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Theatre review: Jesus Hopped the 'A' Train 
14th-Apr-2010 11:25 pm
A couple of years ago Stephen Adly Guirgis' play The Last Days of Judas Iscariot had a large-scale production at the Almeida. Now his earlier prison drama, Jesus Hopped the 'A' Train, which also deals partly in religious debate, gets a smaller-scale but very effective revival at Trafalgar Studios from Synergy, a company that specialises in theatre in and about prison (this production features a mix of professional actors and ex-cons plus one former prison warden.) Lucius (Ricky Fearon) is a mass murderer awaiting extradition to Florida and lethal injection when he gets there; he's found religion in prison, rather conveniently ("it would have been more convenient if God had spoken to me before I killed those people.") The only other prisoner in Ryker's "VIP" section for at-risk inmates is Angel (Theo Jones,) who shot a cult leader in the ass as revenge for him brainwashing his best friend. When complications in surgery to remove the bullet lead to a heart attack, he finds himself on a murder charge. The two talk to each other through a fence during the one hour a day they're allowed out of their cells, and among other things their very different views on religion crop up.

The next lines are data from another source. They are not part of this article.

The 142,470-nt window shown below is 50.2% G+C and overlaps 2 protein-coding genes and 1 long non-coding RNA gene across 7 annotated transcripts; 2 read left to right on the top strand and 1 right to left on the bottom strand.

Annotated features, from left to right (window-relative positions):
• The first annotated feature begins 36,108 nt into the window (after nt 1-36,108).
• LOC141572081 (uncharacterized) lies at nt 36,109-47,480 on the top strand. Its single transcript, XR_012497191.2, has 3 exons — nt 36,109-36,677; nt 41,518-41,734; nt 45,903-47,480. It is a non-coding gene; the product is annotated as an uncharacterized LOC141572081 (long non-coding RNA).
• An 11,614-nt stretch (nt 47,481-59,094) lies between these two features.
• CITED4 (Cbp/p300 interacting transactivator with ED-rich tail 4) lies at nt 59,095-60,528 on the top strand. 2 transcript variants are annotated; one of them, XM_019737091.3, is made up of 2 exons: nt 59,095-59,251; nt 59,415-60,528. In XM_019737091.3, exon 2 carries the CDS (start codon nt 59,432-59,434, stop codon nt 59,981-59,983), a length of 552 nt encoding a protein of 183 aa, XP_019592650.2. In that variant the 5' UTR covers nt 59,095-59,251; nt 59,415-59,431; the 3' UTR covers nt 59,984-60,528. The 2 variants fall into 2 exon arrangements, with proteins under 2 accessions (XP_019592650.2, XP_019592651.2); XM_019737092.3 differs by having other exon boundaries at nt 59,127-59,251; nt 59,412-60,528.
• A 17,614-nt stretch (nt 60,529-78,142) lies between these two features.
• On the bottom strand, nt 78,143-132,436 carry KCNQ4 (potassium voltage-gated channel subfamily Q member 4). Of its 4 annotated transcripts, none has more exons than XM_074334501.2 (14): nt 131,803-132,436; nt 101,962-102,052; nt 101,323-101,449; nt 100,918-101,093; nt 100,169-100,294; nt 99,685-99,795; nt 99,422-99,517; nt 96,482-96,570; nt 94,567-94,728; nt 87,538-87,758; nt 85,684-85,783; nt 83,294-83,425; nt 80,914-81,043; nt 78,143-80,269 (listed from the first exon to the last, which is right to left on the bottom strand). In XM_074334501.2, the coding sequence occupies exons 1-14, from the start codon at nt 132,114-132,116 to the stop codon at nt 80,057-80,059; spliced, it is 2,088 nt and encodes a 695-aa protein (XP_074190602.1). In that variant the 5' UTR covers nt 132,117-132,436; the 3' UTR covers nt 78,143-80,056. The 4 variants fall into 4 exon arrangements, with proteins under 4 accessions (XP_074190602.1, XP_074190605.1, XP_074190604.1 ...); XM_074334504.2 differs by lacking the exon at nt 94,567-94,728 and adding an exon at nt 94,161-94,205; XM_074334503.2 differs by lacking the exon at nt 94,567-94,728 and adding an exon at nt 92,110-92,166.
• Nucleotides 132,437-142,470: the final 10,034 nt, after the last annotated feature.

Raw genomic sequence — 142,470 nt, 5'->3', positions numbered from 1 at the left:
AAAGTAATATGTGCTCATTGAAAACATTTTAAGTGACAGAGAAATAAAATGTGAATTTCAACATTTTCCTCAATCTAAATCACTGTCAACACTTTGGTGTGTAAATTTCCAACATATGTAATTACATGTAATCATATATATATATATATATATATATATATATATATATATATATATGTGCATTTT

Guirgis throws in a lot of big themes here, not just the issues of faith but personal responsibility, friendship, cults and big business, a lawyer's ethical dilemma versus her ambition and arrogance... It's a rather scattergun approach but while it means there's no chance of coming to any kind of conclusion about any of them, it certainly makes you think. Despite the overall serious tone there's also no shortage of funny lines, the best probably being when Angel describes how the surgeons should have performed the remove-bullet-from-ass operation that killed his victim ("Take a scalpel, cut open ass. Anything that isn't ass, remove it.") All this is helped hugely by Esther Baker's tight production, which doesn't take sides.

It's far from perfect: It takes a while to get going - it only really feels as if the story has kicked into gear once the two prisoners meet, 45 minutes in; a sadistic prison guard (Dominic Taylor, the one who once did the job for real) is a bit of an obvious inclusion and not much more than a plot device; and after it being made clear in the first act that lawyer Mary Jane (Denise Gough) is unable to represent Angel in court, I wasn't sure if I missed an explanation for why, in the second act, she's doing just that. But overall there's more right with the show than wrong with it. In Lucius, the "Black Plague," Guirgis has created a scarily magnetic monster, and in Fearon they've found a force of nature to play him. It's a tribute to Jones and the rest of the cast that they even manage to keep up with him.

Jesus Hopped the 'A' Train by Stephen Adly Guirgis is booking until the 24th of April at Trafalgar Studio 2.
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